This article was drafted referring to the website of SCAMWATCH, which is run by the Australian Competition & Consumer Commission (ACCC), and the significant role of providing information to consumers and small businesses about how to recognize, avoid and report scams is played by that team. The key points of it are presented herein for your awareness.



Unexpected money

Inheritance scams:

Scams indicating that you possess a huge wealth to trick you into parting with your money or sharing your bank or credit card details.

Rebate scams:

Scams convincing you that you are entitled to a reimbursement from the government, a bank or trusted organization.

Nigerian scams:

Scams offering you a share in a large sum of money on the condition you help them to transfer it out of their country.


Unexpected winnings

Unexpected prize and lottery scams:

Scams asking you to pay some fee in order to claim your prize or winnings from a competition or lottery you never entered.

Travel prize scams:

Scams attempting to trick you into parting with your money to claim a ‘reward’ such as a free or discounted holiday.

Scratchie scams:

Scams in the form of fake scratchie cards promising some sort of prize, on the condition that the ‘winner’ should pay a collection fee.


Fake charities

Fake charities scams:

Scammers impersonate genuine charities and ask for donations or contact you to collect money for relief efforts after natural disasters.

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Dating & romance

Dating & romance scams:

Scammers use dating websites, apps or social media to catch the people who look for romantic relationships pretending to be prospective companions, who play on emotional triggers to get you to provide money, gifts or personal details.

Buying or selling

Classifieds scams:

Scams tricking buyers or sellers to think that they deal with a legitimate contact whereas it is actually a scammer.

Overpayment scams:

Scams requesting you to ‘refund’ a scammer who has sent you a cheque for too much money for an item you are selling.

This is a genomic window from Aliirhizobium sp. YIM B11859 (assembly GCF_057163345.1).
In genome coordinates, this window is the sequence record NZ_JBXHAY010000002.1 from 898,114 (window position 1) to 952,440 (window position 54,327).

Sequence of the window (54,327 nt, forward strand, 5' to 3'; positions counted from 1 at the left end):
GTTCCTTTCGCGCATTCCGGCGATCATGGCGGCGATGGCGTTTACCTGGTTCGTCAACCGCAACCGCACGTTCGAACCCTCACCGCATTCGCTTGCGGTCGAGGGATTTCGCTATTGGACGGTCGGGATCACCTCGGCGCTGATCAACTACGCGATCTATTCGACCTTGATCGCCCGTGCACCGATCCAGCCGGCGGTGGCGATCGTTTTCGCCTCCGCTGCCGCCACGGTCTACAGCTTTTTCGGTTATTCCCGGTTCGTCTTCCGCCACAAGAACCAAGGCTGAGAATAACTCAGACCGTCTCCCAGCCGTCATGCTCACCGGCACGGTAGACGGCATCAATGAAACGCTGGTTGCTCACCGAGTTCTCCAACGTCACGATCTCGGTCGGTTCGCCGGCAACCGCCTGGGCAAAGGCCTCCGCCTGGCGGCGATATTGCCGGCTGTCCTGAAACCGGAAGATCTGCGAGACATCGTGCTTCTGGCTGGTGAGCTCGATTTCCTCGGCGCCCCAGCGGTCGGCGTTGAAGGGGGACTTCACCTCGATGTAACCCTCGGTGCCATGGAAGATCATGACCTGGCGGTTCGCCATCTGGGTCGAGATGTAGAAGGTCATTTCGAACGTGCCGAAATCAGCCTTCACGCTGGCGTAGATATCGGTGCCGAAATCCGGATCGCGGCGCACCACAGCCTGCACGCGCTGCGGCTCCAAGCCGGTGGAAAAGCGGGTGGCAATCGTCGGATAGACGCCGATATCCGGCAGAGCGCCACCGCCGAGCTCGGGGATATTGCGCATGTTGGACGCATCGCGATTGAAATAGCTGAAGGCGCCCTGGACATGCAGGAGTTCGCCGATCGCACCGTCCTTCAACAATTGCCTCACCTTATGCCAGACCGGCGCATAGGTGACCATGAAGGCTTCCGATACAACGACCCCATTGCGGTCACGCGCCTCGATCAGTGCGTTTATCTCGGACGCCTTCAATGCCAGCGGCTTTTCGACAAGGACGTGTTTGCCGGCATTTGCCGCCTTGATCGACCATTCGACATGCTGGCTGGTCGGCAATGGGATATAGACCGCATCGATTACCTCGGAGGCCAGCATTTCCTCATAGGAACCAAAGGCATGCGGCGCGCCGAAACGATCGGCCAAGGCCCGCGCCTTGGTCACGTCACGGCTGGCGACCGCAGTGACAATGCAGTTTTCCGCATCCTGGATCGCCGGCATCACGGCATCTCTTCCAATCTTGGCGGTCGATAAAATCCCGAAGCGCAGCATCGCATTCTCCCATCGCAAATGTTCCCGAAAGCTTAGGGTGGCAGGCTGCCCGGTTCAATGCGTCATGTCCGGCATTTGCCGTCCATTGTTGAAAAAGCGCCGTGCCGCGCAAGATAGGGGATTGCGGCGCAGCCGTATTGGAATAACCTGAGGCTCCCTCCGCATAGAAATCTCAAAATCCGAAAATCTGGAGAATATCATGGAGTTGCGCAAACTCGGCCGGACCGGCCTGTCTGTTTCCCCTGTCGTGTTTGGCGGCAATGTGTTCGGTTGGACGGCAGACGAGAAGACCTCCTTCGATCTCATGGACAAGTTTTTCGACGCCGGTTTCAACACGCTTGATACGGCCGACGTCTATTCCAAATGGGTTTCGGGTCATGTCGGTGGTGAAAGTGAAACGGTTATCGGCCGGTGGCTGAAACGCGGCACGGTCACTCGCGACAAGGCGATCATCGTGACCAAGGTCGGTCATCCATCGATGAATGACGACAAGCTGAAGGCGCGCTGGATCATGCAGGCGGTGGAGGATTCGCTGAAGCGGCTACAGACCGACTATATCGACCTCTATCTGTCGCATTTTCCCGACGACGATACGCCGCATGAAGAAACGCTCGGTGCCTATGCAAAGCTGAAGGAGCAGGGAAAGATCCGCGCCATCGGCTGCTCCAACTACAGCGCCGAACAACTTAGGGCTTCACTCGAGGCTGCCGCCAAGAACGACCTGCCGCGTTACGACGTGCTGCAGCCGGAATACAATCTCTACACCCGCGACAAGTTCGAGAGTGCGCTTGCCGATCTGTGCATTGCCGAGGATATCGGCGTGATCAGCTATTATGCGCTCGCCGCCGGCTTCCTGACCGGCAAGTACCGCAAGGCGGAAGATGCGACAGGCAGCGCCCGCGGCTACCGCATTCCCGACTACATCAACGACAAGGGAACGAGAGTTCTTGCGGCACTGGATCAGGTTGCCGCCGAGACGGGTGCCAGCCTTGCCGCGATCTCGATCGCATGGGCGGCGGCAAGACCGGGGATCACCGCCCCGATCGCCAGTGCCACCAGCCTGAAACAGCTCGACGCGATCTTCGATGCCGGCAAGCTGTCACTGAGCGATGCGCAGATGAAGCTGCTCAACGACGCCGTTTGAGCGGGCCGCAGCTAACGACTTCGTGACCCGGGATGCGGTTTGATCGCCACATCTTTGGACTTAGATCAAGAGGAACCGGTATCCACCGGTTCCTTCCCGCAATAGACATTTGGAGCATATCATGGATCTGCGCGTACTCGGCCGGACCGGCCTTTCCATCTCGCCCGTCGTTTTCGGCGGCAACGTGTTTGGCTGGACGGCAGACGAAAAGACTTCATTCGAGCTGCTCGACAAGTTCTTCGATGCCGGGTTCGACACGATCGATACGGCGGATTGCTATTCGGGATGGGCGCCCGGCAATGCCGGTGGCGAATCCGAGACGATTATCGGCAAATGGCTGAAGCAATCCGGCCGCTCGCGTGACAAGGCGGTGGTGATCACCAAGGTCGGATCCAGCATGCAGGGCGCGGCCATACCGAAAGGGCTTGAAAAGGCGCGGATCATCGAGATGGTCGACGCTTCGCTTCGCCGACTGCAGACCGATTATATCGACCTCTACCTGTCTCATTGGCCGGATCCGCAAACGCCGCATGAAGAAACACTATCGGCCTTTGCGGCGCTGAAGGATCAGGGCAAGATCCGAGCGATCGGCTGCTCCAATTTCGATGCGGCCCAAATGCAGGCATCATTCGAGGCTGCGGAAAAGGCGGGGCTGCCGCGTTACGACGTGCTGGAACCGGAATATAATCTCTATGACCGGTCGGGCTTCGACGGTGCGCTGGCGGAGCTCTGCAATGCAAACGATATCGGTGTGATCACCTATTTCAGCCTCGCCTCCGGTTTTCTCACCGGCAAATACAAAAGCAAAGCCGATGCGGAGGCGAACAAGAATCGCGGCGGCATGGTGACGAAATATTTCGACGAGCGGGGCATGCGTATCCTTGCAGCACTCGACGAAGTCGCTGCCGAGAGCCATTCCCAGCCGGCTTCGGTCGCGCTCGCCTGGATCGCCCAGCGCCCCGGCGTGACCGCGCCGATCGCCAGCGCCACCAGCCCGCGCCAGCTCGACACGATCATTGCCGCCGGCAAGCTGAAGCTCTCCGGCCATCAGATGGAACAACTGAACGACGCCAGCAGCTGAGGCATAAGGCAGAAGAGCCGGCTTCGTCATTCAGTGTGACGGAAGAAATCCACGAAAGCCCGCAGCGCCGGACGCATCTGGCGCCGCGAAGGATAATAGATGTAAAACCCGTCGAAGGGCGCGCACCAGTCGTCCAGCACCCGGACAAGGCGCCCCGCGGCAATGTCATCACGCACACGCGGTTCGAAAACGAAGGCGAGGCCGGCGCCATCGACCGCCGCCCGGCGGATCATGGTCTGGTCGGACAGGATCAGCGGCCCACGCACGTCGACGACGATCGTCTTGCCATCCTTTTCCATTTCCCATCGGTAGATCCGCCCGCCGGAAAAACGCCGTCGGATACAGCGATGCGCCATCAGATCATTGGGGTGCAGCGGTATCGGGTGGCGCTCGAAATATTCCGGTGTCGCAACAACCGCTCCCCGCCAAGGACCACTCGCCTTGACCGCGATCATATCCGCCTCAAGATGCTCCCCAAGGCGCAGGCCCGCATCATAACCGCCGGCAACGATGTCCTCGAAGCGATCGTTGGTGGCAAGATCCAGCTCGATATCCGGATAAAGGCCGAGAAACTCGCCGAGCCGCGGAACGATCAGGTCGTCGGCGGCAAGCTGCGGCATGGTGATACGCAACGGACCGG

Health & medical products:

Scams selling you healthcare products at low prices that you never receive, or make false promises about their ‘cure-all’ products, medicines and treatments.


False billing:

Scams requesting you or your business to pay fake invoices for directory listings, advertising, domain name renewals or office supplies that you never ordered.


Online shopping scams:

Scammers pretend to be legitimate online sellers, either with a fake website or a fake ad on a genuine retailer site.

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Psychic & clairvoyant:

Scams designed to trick you into giving away your money, usually offering ‘help’ in exchange for a fee.

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Mobile premium services:

Scammers create SMS competitions or trivia scams to trick you into paying extremely high call or text rates when replying to an unsolicited text message on your mobile or smart phone.

Investment scams

Investment scams:

Scams tricking you or your business into parting with money on the promise of a questionable financial opportunity.

Betting and sports investment scams:

Scams convincing you to invest in ‘foolproof’ systems and software that can ‘guarantee’ you a profit on sporting events.


Jobs & employment

Jobs and employment scams:

Scams persuading you to hand over your money by offering you a ‘guaranteed’ way to make fast money or a high-paying job for little effort.

Pyramid schemes:

Illegal and very risky ‘get-rich-quick’ schemes that can end up costing you a lot of money.

Attempts to gain your personal information

Identity theft:

Fraud using someone else’s identity to steal money or gain other benefits.


Scams attempting to take your personal information such as bank account numbers, passwords and credit card numbers.


Scammers gain access to your personal information by using technology to break into your computer, mobile device or network.

Remote access scams:

Scams convincing that you have a computer or internet problem and need to buy new software to fix the problem.


Threats & extortion

Malware & ransomware:

Malware motivates you to install software that allows scammers to access your files and track what you do, while ransomware demands payment to ‘unlock’ your computer or files.

Threats to life, arrest or other:

Scammers use threats to scare you into paying money, such as for outstanding bills or debts that you supposedly owe.